been searching for a while now so: When omitting parts of words with an apostrophe, do it have to be enclosed by the word?

A good example that helped me answer a few of my own questions was: Using apostrophe when abbreviating "recommendations" as "reco's". Let me use that as an example: Can I simply write ''recommendations'' as reco' and not enclose it like reco's. Similar examples would be, from Wikipedia, spelling fo’c’s’le, contracted from the nautical term forecastle, can I simply spell it forecas' then move on in the sentence? Doesn't that also cause the word to be possessive, because of the S?

Is there any rule to this or can I also do it with any-thing, like:

Have you seen my guitar amp'

or (amplifier)

Have you seen my guitar amp'r

What about simpler words, spyin' or shootin' and so on?

  • The use of non-standard spelling does not, per definition, have rules. If you are writing fiction, you choose a style and use it consistently. I recommend to use it with caution as it is likely to irritate your readers.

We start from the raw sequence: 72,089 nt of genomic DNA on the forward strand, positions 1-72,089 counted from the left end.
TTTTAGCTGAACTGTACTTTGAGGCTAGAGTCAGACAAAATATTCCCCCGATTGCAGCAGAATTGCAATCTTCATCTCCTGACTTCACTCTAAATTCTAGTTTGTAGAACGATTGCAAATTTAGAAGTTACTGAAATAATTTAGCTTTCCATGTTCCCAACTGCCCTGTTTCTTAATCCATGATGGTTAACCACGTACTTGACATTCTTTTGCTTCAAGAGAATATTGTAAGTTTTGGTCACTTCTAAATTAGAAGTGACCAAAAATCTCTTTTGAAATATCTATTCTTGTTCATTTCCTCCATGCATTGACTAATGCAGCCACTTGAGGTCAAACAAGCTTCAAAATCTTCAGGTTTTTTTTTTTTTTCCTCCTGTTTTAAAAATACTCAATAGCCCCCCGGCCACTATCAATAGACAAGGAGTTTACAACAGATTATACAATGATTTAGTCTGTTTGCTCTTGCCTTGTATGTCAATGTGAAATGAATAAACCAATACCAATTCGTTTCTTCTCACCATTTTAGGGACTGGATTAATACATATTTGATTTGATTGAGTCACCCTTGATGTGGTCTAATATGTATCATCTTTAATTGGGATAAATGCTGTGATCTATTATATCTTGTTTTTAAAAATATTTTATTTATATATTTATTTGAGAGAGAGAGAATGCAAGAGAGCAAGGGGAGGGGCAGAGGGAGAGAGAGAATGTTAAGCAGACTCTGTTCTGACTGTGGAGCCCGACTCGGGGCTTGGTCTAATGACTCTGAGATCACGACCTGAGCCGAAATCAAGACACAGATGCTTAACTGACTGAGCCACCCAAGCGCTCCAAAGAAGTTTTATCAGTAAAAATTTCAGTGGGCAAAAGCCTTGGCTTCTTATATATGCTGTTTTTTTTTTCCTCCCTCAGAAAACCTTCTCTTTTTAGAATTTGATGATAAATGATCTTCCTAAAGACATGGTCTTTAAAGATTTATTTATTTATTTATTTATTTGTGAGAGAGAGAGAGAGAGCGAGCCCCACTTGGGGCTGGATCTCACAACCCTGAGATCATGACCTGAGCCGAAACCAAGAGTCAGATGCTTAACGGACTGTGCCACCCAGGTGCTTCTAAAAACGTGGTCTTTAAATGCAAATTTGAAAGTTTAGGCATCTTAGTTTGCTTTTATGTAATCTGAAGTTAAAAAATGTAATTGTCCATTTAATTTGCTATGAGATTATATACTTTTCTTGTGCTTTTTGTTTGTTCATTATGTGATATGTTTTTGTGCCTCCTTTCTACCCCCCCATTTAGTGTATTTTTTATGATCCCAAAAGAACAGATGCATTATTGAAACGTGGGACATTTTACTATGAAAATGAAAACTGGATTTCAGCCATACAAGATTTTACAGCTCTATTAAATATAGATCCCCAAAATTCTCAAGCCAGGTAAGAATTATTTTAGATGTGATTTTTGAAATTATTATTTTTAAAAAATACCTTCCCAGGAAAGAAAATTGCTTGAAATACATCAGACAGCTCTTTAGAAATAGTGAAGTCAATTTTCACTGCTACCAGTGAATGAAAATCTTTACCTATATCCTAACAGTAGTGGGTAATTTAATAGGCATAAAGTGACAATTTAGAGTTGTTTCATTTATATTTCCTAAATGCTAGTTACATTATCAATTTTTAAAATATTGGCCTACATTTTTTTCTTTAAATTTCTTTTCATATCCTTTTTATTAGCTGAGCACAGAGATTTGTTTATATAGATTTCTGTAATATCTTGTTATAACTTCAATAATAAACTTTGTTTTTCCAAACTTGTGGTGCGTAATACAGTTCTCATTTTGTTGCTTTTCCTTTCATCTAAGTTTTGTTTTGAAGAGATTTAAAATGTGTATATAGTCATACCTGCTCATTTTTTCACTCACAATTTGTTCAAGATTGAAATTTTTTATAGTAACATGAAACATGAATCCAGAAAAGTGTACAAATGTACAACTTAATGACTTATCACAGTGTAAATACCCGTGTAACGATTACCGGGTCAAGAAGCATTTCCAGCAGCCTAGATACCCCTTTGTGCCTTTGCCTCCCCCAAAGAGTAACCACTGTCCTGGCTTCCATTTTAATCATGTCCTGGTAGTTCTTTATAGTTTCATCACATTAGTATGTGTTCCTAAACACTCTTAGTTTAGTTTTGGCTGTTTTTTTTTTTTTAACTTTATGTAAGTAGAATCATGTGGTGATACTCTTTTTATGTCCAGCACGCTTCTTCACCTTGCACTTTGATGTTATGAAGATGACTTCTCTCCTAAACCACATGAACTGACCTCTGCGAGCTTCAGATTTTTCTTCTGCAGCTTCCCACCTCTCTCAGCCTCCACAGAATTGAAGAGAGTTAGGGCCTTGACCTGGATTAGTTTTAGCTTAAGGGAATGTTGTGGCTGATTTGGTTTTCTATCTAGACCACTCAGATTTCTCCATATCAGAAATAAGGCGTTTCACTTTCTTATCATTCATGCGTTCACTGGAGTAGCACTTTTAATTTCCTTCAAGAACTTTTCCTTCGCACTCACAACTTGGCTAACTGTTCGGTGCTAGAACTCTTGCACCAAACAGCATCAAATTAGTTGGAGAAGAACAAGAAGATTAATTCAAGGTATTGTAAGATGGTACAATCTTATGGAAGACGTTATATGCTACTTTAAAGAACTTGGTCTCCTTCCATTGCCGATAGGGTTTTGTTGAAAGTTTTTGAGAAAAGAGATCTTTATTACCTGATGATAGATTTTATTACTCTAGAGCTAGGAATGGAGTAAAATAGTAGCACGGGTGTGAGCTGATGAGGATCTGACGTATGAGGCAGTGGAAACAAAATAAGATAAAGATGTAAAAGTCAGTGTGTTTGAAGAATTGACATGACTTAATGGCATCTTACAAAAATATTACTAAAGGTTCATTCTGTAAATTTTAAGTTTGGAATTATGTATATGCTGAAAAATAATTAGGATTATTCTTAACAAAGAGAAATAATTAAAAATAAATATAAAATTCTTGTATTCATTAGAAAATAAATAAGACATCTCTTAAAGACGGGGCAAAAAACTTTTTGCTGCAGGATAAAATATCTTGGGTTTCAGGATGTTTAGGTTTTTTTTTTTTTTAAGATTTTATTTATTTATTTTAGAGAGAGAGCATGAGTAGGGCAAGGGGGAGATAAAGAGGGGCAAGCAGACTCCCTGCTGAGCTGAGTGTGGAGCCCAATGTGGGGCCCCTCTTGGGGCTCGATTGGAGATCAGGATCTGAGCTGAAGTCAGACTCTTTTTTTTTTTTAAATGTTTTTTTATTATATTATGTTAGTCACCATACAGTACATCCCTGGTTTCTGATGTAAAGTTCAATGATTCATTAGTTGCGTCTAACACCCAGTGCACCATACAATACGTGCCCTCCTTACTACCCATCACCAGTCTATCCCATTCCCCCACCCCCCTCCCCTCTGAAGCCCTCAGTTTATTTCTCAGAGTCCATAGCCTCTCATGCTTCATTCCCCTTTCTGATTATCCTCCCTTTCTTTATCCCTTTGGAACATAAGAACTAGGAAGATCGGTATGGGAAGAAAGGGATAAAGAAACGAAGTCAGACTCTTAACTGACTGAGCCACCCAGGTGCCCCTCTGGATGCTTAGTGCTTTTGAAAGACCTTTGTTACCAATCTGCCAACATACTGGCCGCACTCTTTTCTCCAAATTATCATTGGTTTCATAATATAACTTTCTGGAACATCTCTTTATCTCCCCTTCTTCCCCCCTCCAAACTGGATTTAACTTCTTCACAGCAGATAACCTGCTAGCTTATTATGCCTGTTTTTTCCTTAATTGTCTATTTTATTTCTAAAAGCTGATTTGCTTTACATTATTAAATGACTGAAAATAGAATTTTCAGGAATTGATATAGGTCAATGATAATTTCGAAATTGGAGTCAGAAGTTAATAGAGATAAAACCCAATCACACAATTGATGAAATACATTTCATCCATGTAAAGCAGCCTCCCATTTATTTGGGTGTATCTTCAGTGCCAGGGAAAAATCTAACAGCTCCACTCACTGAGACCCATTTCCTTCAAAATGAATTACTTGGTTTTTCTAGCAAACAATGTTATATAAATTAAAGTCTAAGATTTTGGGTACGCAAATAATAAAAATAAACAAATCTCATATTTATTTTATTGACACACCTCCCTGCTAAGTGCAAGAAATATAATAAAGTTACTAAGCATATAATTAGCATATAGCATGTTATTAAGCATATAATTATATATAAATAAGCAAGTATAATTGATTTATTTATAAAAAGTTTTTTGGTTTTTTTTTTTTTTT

– Stefan
    Commented Sep 29, 2017 at 5:09
  • The apostrophe is supposed to replace the omitted letters. Fo'c's'le is the standard way of writing the nautical contraction, so why should you need to invent your own version? Forecas' suggests a mispronunciation of forecast, like shootin' which is a standard way of representing a particular speech habit, not an abbreviation. Also, the answer in the link you quote suggests not using an apostrophe with familiar abbreviations like phone. I would suggest that amp falls into that category. Commented Sep 29, 2017 at 8:27
  • @Stefan Though I agree with the rest of your comment "non-standard" does not mean (by definition) that there are no rules for it. It's perfectly possible for a rule to exist which focuses solely on an uncommon (non-standard) spelling. Trikes are non-standard motorbikes, but that doesn't mean that trikes are unregulated.
    – Flater
    Commented Sep 29, 2017 at 8:48
  • 1
    I would understand amp as short form of amplifier in any context, but amp'r would throw me off totally.
    – Ian
    Commented Sep 29, 2017 at 11:27
  • Sorry, AJ; if you’re trying to use reco’s then, by definition, you’re insisting the choice in abbreviations be changed. Those who insist reco works might be able to explain their rules. Most of us know there is no standard abbreviation for recommendation; if there were it would prolly be rec(c)s, with no apostrophe. If you want to insist, what d’you think the basic rules of apostrophes say, please? There’s no question of anything being omitted. If it doesn’t belong there, that’s all. If it does, it should be included; no kind of omission. Commented Sep 29, 2017 at 23:11


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